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Anatomy Research International
Volume 2012 (2012), Article ID 698346, 2 pages
The Human Knee: Gross, Microscopic, Surgical, and Radiological Anatomy
1Department of Anatomy, Medical School, Aristotle University of Thessaloniki, 54124 Thessaloniki, Greece
2Department of Physical Education and Sport Sciences, Aristotle University of Thessaloniki, 62110 Serres, Greece
3Department of Anatomy, University of Cologne, 50931 Cologne, Germany
4Department of Histology and Embryology, Medical School, Aristotle University of Thessaloniki, 54124 Thessaloniki, Greece
5Department of Radiology, General Hospital Papageorgiou, 56429 Thessaloniki, Greece
Received 25 November 2012; Accepted 25 November 2012
Copyright © 2012 Konstantinos Natsis et al. This is an open access article distributed under the Creative Commons Attribution License, which permits unrestricted use, distribution, and reproduction in any medium, provided the original work is properly cited.
During the last years imaging techniques have rapidly developed in anatomy since they were included in the study of the human body. Normal patterns have been revisited and lately, in the era of evidence-based medicine, anatomy has shifted towards evidence-based morphology. Endoscopic and minimally invasive techniques require a different view and a better understanding of anatomy. Individualized patient care requires understanding of the individualized anatomy especially with regard to surgery. Anatomy is more well timed than ever and the papers selected for this special issue reflect the modern era of anatomy. The papers included are descriptive studies aiming to describe anatomy but they somehow represent different study designs and all of them have been conducted under a clinically orientated perspective. Although the human knee has been extensively studied, it seems that there are still research questions that need to be addressed. We would like to thank the authors for their contributions to this special issue. The fundamental work of all the reviewers is also acknowledged.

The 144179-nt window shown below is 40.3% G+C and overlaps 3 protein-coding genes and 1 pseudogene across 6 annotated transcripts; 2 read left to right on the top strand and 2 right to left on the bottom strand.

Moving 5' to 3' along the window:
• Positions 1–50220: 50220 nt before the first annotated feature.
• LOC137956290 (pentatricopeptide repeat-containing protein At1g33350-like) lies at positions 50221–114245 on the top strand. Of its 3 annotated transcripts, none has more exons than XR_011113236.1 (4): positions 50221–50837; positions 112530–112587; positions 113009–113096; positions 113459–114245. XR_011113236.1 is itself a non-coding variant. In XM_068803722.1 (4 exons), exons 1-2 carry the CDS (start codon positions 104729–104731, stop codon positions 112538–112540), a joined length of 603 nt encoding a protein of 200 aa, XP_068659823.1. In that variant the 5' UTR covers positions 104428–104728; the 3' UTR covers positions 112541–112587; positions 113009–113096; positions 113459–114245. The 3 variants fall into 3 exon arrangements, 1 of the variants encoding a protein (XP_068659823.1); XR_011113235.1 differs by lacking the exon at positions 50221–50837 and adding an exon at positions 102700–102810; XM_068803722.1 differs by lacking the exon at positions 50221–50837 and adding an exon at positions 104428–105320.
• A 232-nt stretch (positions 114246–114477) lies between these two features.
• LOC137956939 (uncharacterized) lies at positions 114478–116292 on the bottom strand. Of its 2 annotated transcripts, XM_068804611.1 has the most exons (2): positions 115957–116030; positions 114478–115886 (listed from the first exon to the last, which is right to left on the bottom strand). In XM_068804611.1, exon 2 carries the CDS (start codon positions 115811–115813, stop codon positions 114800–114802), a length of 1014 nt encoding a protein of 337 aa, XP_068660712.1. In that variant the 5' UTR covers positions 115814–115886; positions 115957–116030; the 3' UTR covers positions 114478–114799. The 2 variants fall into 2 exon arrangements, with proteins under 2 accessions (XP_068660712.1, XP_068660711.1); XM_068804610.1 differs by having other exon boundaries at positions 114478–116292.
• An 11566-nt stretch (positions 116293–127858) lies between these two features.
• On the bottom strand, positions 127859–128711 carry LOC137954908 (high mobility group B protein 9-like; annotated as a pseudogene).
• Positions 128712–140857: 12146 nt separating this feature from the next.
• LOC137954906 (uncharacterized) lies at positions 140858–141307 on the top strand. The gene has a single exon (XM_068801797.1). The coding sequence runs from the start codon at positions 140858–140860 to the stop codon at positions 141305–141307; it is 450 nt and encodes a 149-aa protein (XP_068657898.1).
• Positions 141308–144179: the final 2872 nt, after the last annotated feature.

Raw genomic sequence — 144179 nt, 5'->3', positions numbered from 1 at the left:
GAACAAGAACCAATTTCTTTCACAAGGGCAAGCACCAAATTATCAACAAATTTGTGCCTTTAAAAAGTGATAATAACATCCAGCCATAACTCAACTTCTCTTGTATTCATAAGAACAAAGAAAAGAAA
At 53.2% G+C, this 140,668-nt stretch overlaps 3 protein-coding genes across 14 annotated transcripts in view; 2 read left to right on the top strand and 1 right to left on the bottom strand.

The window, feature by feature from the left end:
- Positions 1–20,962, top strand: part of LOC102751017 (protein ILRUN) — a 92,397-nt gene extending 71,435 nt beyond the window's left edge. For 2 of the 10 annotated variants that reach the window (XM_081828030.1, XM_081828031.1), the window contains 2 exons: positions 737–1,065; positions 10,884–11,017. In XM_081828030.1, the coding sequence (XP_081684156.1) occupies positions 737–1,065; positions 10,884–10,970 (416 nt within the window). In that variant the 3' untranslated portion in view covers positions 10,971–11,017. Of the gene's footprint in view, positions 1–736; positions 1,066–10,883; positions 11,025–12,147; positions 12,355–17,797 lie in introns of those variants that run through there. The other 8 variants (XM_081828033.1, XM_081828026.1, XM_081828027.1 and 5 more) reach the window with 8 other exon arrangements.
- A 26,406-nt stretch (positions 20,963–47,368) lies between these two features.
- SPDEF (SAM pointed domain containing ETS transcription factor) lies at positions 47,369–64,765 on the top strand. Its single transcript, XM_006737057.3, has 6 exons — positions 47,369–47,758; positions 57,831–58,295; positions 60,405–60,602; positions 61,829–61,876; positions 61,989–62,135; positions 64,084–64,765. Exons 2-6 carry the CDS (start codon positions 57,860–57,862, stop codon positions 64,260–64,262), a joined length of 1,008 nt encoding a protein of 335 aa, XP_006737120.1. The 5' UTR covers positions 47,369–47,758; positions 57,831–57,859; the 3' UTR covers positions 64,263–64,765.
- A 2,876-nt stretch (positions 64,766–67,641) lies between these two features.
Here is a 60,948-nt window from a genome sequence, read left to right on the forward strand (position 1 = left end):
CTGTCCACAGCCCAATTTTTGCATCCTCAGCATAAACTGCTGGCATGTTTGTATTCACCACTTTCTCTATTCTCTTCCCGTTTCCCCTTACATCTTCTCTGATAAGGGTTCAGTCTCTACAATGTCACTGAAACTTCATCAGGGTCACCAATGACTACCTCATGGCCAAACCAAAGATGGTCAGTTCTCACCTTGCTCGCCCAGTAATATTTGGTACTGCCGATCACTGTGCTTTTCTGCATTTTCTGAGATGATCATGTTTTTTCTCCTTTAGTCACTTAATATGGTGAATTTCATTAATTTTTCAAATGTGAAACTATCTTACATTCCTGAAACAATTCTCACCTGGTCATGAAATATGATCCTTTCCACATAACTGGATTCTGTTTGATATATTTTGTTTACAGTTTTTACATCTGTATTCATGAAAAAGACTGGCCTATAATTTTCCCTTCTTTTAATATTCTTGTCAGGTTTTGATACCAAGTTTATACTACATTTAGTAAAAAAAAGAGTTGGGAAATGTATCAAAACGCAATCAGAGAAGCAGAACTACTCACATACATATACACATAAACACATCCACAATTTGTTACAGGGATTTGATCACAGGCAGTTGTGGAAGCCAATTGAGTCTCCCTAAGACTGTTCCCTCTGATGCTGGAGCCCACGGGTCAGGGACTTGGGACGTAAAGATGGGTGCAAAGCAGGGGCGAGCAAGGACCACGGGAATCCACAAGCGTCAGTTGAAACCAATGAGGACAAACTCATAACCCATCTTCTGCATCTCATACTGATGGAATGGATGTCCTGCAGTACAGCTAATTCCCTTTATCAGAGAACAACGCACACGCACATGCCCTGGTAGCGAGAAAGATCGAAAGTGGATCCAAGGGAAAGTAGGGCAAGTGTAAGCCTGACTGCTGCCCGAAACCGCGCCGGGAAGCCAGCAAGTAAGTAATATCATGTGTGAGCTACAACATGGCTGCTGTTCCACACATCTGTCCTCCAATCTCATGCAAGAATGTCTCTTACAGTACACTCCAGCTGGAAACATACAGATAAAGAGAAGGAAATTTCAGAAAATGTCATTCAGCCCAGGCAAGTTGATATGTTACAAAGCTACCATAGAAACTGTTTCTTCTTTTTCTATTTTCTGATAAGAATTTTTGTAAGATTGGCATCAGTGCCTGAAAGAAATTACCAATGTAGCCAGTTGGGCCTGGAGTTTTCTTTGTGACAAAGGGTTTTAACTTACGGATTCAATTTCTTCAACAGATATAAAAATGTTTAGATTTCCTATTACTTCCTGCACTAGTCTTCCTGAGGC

In the paper “The ‘oblique popliteal ligament:’ a macro- and microanalysis to determine if it is a ligament or a tendon” B. Benninger and T. Delamarter challenge a well-known structure, the oblique popliteal ligament (OPL). Based on their observations the authors suggest that the OPL is indigenous to the distal semimembranosus muscle tendon unit. The microanalysis using an immunohistochemistry stain with PGP9.5 revealed a positive result for neuronal axons within both the semimembranosus tendon and OPL. Further microanalysis using an immunohistochemistry stain with β-tubulin revealed a positive stain for neuronal axons in the semimembranosus tendon, OPL, and lateral collateral ligament. Though the latter result leads the authors to question the validity of differentiating the tendon from ligament using this particular immunohistochemistry stain, the macroanalysis results are overwhelming, and the microanalysis reveals striking similarities in the histology of both the OPL and semimembranosus tendon.